This has somehow eluded people working in state treasuries and planning departments. I haven’t even commented on the insanity of the carbon tax, which is only going to exacerbate basic costs for energy further and likely weaken Australian exports.
The simple economics of what we’re talking about was summed up beautifully over 160 years ago, in Charles Dickens’ novel David Copperfield, when Mr Micawber lectured the young Copperfield on the perils of exceeding budgets:
"Annual income twenty pounds, annual expenditure nineteen nineteen six, result happiness. Annual income twenty pounds, annual expenditure twenty pounds ought and six, result misery."
Mr Micawber, you’ll note, wasn’t implying the need for more income, he was highlighting the important role played by expenses.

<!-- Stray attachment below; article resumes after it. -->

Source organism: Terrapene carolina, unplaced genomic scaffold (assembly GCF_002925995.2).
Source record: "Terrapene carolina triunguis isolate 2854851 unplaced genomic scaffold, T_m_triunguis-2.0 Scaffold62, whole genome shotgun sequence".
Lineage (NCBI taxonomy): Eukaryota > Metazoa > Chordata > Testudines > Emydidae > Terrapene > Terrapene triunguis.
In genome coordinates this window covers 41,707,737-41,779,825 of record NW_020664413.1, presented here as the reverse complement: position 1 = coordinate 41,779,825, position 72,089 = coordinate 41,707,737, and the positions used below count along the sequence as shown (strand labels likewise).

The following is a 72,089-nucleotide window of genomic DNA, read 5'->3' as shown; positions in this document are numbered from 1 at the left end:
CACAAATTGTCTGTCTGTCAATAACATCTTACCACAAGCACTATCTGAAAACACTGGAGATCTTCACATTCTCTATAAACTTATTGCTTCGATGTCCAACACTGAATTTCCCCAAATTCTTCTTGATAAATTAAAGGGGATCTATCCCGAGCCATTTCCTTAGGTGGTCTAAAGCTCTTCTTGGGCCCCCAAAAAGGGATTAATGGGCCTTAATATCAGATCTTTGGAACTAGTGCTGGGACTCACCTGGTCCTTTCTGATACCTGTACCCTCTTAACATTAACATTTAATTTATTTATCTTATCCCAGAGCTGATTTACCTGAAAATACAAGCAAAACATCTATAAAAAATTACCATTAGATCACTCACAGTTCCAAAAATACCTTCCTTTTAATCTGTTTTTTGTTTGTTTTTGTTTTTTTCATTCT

In the Australia (and Queensland) of 2011, the same still applies. Rather than push for more income, unions could do better to lobby their Labor Parties to reduce their living costs. Reducing the housing infrastructure levies, relaxing the rigidity and ideology of urban growth boundaries, reducing compliance costs, cutting green taxes would drive down the costs of housing.
In this era of globalization, fighting pitched industrial battles with employers for a few extra dollars a week in income seems futile compared to pressuring governments over the induced inflation associated with the providing a family home you can afford and raise a new generation of Australians.
Ross Elliott has more than 20 years experience in property and public policy. His past roles have included stints in urban economics, national and state roles with the Property Council, and in destination marketing. He has written extensively on a range of public policy issues centering around urban issues, and continues to maintain his recreational interest in public policy through ongoing contributions such as this or via his monthly blog The Pulse.